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I'm running into a bit of a problem using the css "content" property to create an ordered list that has been styled to display using decimals for more deeply nested items. What I'm trying to do seems like an obvious task, but I haven't succeeded yet, and I'm running into some cross browser issues, but I can't seem to find much poking around the internets... What I'm trying to do is spelled out pretty clearly in the image I've attached at the bottom of this question.

My CSS:

ol {list-style:none; font:11px arial; margin:0px 0px 0px 10px; padding:0;}

ol li:before {
        content: counter(num) ". ";
        counter-increment: num;
        counter-reset: sub_num;
}

ol ol li:before {
        content: counter(num) "." counter(sub_num)  " ";
        counter-increment: sub_num; 
        counter-reset: sub_sub_num;
}
ol ol ol li:before {
        content: counter(num) "." counter(sub_num)  "." counter(sub_sub_num) " ";
        counter-increment: sub_sub_num; 
        counter-reset:none;
}

My HTML:

<ol>
    <li>Level 1 - should be '1.'</li>
    <li>Level 1 - should be '2.'
      <ol>
        <li>Level 2 - Should be '2.1'</li>
        <li>Level 2 - Should be '2.2'
          <ol>
            <li>Level 3 - Should be '2.2.1'</li>

            <li>Level 3 - Should be '2.2.2'</li>
          </ol>
        </li>
      </ol>
    </li>
    <li>Level 1 - should be '3.'
      <ol>
        <li>Level 2 - Should be '3.1'</li>
      </ol>
    </li>
</ol>

My Outcomes

Unfortunately, the css isn't incrementing the 'num' variable

counter-increment: num;

in any browser, and Chrome isn't incrementing 'sub_sub_num'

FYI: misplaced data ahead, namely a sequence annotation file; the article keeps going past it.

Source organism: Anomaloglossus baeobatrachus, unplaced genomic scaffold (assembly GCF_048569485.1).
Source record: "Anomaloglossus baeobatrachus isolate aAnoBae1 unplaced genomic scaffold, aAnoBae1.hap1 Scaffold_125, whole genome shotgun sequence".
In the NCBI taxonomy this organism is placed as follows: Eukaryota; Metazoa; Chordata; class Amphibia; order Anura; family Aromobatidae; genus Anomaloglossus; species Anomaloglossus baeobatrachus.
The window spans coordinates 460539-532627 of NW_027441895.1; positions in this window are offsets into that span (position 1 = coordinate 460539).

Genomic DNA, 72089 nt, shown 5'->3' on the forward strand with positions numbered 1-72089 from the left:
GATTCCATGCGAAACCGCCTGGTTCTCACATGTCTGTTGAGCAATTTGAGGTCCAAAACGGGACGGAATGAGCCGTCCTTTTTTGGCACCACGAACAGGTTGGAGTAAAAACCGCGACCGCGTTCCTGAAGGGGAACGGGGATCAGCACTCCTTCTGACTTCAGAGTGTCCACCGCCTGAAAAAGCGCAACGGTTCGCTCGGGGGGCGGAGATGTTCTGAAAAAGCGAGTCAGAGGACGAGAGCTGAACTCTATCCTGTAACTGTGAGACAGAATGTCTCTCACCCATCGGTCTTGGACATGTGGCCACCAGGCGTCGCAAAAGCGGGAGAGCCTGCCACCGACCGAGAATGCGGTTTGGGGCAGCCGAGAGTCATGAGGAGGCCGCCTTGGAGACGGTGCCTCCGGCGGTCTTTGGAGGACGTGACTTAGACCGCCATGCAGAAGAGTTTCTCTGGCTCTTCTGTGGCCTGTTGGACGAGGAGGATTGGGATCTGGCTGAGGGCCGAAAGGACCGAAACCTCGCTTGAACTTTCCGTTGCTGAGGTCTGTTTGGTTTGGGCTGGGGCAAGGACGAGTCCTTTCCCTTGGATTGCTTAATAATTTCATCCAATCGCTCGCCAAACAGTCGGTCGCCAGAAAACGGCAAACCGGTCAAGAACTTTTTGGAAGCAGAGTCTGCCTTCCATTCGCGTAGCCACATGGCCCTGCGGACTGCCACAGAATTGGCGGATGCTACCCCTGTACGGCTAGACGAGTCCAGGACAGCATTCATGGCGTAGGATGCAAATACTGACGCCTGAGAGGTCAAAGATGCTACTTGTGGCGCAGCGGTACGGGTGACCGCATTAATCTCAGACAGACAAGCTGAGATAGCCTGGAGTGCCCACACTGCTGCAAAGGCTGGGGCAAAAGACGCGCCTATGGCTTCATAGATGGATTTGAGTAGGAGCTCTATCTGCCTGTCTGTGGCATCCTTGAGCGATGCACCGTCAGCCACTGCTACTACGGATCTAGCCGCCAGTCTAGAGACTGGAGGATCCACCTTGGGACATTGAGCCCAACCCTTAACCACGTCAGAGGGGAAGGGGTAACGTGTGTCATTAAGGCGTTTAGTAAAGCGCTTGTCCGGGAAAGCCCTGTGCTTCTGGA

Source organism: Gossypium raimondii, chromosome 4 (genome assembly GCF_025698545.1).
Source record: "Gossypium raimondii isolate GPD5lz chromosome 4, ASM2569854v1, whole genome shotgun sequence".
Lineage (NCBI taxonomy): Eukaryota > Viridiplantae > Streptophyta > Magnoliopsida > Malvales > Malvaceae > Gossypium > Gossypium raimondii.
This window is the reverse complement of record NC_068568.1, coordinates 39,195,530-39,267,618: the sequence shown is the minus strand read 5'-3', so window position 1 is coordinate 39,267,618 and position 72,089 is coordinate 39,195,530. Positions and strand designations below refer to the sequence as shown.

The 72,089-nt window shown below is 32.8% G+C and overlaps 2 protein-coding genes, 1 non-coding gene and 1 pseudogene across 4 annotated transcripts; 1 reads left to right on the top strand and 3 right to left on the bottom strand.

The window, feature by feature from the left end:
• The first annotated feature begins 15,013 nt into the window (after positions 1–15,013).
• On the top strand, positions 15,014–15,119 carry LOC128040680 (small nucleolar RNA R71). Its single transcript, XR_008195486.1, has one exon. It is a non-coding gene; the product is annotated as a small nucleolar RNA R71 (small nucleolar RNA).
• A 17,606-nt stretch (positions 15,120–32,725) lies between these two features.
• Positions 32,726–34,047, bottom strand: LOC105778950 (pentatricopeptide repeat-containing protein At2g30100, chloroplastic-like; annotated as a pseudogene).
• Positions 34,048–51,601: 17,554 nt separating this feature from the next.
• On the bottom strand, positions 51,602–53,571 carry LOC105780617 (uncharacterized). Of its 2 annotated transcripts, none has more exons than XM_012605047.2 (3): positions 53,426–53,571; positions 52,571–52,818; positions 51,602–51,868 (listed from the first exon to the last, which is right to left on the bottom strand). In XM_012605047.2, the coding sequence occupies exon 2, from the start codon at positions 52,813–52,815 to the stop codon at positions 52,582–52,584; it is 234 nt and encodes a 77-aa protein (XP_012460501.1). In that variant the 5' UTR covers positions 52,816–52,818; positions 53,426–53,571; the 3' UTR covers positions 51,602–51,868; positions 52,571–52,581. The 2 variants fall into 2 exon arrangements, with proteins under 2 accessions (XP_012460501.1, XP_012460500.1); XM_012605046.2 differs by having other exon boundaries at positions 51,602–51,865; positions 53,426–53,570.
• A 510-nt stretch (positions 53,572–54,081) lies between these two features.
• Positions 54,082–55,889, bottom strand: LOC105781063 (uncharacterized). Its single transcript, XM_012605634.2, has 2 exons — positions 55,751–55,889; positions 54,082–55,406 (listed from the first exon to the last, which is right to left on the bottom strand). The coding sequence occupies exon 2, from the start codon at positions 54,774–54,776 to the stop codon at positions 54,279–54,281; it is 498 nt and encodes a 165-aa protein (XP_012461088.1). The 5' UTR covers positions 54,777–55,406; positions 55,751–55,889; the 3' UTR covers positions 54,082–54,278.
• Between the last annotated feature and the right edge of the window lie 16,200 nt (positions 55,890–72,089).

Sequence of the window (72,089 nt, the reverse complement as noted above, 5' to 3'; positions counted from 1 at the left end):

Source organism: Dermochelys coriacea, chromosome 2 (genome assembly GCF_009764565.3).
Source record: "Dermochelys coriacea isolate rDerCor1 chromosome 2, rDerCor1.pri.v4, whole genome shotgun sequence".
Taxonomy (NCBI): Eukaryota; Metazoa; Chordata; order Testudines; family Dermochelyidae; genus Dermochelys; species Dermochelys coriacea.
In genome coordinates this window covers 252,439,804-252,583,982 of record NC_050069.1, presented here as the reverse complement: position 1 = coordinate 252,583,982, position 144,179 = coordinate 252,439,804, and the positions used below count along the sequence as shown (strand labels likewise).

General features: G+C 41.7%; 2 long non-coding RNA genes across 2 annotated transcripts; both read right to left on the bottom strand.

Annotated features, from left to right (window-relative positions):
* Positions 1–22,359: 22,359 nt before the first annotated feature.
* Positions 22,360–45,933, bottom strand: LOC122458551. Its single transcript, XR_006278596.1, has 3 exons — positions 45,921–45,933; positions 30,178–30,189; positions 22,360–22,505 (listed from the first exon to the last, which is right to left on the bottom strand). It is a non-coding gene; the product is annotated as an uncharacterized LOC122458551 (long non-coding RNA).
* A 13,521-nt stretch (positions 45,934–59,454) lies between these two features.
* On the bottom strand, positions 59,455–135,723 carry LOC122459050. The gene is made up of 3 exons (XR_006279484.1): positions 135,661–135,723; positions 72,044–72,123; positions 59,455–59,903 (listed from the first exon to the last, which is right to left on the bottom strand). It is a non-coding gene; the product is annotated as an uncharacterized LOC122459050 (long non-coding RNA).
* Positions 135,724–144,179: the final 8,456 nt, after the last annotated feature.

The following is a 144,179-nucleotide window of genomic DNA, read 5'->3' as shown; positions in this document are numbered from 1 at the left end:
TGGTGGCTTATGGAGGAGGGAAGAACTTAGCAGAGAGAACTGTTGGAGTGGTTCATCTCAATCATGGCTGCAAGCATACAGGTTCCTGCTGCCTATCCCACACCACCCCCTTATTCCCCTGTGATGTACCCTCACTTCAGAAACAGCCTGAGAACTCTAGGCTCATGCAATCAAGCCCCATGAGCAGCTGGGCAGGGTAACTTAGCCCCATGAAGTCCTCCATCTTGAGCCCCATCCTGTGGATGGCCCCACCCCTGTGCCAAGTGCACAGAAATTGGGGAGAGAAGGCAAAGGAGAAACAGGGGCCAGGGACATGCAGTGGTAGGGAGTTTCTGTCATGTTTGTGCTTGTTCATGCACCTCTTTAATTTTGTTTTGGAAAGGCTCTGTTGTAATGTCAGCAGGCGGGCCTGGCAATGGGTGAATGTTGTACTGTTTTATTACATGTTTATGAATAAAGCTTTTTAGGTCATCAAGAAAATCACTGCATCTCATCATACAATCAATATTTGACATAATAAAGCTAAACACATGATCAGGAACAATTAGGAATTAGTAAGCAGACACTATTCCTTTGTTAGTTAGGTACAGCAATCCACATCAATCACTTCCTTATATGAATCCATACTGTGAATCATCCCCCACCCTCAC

counter-increment: sub_sub_num; 

I'm a little baffled, as it seems that all the browsers are being internally inconsistent with how they're handling the styles (why would all browsers ignore the num increment, but accept the sub_num increment?) and it's a little surprising the firefox and ie have the same behavior, whereas chrome seems to be handling it particularly badly (i'm used to ie being the odd man out).

Here's an image with the outputs of my sample for ff8, chrome16, and ie8 which shows the outputs I'm seeing, along with a user agent string:

Issues with the css content property

Am I just missing something, or is this an understood issue? Are there any good implementations out there?

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1 Answer 1

up vote 9 down vote accepted

There is a convenient function called counters() that handles all this automatically for you — simply pass in the num variable and the period symbol as the separator. You don't have to create or increment any other variables.

You also forgot to reset num in your top-level ol element.

Here's the CSS that you need:

ol {
    list-style: none; 
    font: 11px arial; 
    margin: 0px 0px 0px 10px; 
    padding: 0;
    counter-reset: num;
}

ol li:before {
    content: counter(num) '. ';
    counter-increment: num;
}

ol ol li:before {
    content: counters(num, '.') ' ';
}

jsFiddle demo

If you'd like to understand how to use multiple counters with nested lists, this answer demonstrates something a little more complex. The idea is to reset your counters in the parent ol elements and increment them in their respective child li:before pseudo-elements; in your case, you're doing both in the li:before pseudo-elements, which isn't quite correct.

Useful reading: W3C CSS2.1 generated content spec, §12.4.1 Nested counters and scope

share|improve this answer
    
You can even use counters() on its own with ol li:before if you don't need to insert a period after the top-level counters. Notice also that I didn't add the counter-increment declaration to ol ol li:before; this is because it's already present in ol li:before and so will cascade automatically. Of course, you may put it in yourself if you think it'll help you keep track of things. –  BoltClock Jan 2 '12 at 20:21
    
Thanks! I completely forgot about resetting the num var before starting any of the loops... and thanks for the counters() prompt. I've got it working perfectly now. –  Ben D Jan 2 '12 at 20:53

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